By Paul Clark
On Jan. 9, 1865, men from many different units gathered at McDowell, Virginia. The weather was fairly mild. In the next two days though, it would snow, rain, thunder, and then the temperature dropped to near zero. Two privates in Company D of the 6th Regiment, Virginia Cavalry (C.S.A.), Fontaine Hite and his cousin, Cornelius B. Hite, probably had little idea where they were going, or what they had signed up to do. The mission they had just volunteered for would cover 80 miles, starting from the winter camp at McDowell just west of Staunton, over the Alleghenies and Cheat mountain, across two forks of the Greenbrier River, and eventually to the Union-held supply depot at Beverly in West Virginia. The two privates would have to share a single mount, alternating between walking and riding the entire way. They were part of a piecemeal force of some 300 Confederates who volunteered to follow their commander and attack two Federal regiments numbering some 1,200 encamped in the town. It became known as Rosser’s Raid.
An excerpt describing the event from the letter of Cornelius Hite to his friend Thomas J. Arnold, a nephew of Stonewall Jackson:
“My cousin, Isaac Fontaine Hite, of Frederick Co., Va., and I were not with our company, but were in advance because our horses had broken down, and we were afoot part of the way. To get remounted we got with the advance and were all dismounted and fought as infantry-except my company, which had not arrived because they approached Beverly on a different road, the Files Creek road. My cousin, a third man whom I did not know, and myself attacked the first huts facing the Philippi road. My cousin and the third man got four Yankees out of the first hut and I got three out of the second, fearing all the time there was another Yankee left in the hut. These men were turned over to the third man to take back to the officer in charge of prisoners.
It was then that my cousin, who approached the [t]hird hut, bidding the inmates to surrender, was shot. I was about 8 feet from him and just turning to go towards him. He turned and uttered a terrific yell and ran to me and groaned in reply to my question if he was much hurt. I am sure he was killed almost instantly, the bullet having entered his right breast, passing diagonally on.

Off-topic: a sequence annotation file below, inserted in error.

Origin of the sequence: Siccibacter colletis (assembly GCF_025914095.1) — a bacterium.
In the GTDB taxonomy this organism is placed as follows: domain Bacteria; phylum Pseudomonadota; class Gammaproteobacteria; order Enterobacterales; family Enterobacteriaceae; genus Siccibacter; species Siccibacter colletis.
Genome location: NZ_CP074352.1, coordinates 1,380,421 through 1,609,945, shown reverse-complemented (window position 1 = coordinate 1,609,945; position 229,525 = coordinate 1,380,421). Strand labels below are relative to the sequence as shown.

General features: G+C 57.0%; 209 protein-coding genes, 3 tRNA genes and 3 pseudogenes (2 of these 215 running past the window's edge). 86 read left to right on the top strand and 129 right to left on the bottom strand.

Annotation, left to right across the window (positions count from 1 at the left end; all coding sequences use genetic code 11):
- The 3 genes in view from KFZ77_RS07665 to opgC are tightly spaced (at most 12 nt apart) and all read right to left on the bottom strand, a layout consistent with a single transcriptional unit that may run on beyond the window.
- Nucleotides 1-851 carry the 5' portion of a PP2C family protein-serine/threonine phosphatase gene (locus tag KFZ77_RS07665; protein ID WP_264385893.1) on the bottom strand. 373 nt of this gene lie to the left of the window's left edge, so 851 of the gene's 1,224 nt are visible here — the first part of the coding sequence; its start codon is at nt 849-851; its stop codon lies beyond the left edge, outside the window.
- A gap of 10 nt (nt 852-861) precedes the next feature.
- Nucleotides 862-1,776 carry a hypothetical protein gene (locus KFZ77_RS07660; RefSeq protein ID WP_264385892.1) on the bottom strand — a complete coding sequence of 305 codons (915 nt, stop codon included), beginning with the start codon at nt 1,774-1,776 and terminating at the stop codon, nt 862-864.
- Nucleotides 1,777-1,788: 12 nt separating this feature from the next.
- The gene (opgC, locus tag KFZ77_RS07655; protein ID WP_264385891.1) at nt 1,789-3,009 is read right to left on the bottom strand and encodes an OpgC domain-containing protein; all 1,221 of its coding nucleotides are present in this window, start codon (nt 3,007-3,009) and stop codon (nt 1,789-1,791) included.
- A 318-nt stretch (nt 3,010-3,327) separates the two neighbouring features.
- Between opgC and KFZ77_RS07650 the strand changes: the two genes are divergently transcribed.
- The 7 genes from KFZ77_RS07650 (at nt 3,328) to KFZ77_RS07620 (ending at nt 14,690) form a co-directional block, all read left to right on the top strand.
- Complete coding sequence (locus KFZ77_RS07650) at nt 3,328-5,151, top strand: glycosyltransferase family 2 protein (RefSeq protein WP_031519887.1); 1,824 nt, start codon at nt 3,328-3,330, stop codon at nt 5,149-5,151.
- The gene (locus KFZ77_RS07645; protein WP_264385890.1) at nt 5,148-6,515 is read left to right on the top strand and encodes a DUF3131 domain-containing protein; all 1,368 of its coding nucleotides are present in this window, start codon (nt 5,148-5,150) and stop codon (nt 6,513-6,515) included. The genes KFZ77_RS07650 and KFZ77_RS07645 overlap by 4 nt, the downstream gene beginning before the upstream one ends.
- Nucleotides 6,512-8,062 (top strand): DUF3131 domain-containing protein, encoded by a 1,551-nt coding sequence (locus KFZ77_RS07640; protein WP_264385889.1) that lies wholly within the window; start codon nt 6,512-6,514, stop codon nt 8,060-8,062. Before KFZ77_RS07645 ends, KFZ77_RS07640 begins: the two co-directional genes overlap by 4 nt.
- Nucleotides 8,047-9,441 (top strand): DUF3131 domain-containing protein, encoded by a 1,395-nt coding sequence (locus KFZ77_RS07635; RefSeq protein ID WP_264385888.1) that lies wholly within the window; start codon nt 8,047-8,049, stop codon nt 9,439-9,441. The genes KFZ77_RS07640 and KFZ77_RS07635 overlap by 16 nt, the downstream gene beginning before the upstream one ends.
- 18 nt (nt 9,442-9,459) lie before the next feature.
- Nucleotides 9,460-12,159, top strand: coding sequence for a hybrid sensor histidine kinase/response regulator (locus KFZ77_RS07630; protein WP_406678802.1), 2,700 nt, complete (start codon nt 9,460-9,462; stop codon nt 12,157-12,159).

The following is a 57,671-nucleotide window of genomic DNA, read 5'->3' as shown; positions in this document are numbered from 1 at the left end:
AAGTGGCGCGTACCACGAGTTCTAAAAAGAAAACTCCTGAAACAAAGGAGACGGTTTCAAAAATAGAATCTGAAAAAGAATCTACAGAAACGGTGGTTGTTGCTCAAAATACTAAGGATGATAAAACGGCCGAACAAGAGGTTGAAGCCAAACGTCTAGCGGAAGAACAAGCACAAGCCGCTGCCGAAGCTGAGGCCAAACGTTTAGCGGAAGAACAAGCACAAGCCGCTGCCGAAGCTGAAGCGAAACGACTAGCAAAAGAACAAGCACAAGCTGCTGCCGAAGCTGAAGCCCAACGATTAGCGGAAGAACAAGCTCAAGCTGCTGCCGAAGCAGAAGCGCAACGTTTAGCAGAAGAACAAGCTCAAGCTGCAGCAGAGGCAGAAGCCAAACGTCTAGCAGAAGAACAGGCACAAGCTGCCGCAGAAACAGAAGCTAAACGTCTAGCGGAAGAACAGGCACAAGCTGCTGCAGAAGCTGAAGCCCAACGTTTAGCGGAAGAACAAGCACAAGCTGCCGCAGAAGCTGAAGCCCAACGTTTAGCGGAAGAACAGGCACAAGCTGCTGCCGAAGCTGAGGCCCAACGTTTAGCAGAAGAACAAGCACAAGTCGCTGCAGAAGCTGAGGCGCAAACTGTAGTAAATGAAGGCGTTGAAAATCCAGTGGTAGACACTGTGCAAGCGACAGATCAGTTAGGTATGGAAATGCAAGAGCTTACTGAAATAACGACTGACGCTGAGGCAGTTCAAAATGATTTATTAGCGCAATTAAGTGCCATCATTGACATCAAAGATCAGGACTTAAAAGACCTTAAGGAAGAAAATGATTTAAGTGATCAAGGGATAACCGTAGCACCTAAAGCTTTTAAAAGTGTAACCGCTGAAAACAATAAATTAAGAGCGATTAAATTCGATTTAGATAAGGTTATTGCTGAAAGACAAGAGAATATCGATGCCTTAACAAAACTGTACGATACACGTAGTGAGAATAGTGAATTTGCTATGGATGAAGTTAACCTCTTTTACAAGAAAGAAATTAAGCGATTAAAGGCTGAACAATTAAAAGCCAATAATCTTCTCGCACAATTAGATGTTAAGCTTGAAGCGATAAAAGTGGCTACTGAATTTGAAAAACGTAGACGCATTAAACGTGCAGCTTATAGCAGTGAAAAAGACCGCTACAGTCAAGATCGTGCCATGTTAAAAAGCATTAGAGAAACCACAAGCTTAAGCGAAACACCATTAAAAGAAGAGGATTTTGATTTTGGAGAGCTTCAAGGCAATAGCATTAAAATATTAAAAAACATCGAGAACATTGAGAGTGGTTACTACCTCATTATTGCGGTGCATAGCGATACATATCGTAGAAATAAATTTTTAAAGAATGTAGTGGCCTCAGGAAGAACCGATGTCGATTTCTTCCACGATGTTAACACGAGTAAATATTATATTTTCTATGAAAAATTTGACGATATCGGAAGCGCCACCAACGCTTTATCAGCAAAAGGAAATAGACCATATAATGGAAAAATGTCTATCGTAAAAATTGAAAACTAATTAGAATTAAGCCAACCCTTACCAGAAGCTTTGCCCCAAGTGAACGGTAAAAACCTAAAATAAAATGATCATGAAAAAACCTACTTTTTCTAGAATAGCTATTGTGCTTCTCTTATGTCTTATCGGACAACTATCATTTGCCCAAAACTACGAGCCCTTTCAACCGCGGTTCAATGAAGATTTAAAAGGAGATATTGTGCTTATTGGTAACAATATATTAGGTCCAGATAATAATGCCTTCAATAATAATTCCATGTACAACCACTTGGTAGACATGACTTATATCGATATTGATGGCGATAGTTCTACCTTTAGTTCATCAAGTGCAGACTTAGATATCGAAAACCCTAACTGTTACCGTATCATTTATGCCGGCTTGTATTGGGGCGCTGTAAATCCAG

He had a fine record as a soldier all through the war and Rosser used him in 1864 as a scout until he resigned, his plea being that his horse was too much run down, but really because he disliked Rosser. We both were members of Co. D, better known as the Clarke Cavalry, 6th Virginia Regt.” Read the full letter.
Arnold went on to describe the raid: “The Federals, such as were not captured, retreated, fighting through the streets of Beverly and across the bridge on the road to Buckhannon,” he wrote. The fight lasted 30 minutes. Six Union troops were dead, 23 were wounded and nearly 800 were captured. Some 150 managed to escape to Buckhannon. Confederate losses were 1 dead and several wounded. They captured 10,000 rations from the supply depot including 600 rifles and about 100 horses.
A similar description of “Rosser’s Beverly Raid” can be found on pg. 301 of a History of Clarke County, VA by Thomas D. Gold, Berryville, VA, 1914.
The author of the letter, Cornelius Hite, died in 1943 at the age of 101. His grandfather was Major Isaac Hite, a Revolutionary War soldier and the proprietor of Belle Grove Plantation at Middletown in Frederick County, Va. Major Hite married Nelly, the younger sister of future president James Madison. Belle Grove was the site of the battle of Cedar Creek, which occurred just 3 months prior to Rosser’s Raid at Beverly.
Over the next 80 years, many of the Hite descendants settled in and around Frederick County and nearby Clarke County. At the onset of the War Between the States the Hite men would serve their native Virginia. Some of the Clarke County men of fighting age enlisted in Company D with the 6th Regiment, Virginia Cavalry.
During the war, the 6th Va. Cavalry fought in both Shenandoah Valley campaigns, in 1862 with Stonewall Jackson, then in 1864 with Jubal Early. All told, about 2,500 men would serve in the regiment from 1861 to 1865. On April 9, 1865, three men surrendered at Appomattox. The rest of the 6th Va. Cavalry broke through the Federal lines and later disbanded on their own.
The citizens of Clarke County, and families of those who served in the 6th Va. Cavalry, were proud of the men who served in the war, and so, in July 1900, at their court house in the little town of Berryville, they erected a statue memorializing the “sons of Clarke” veterans who died during the conflict.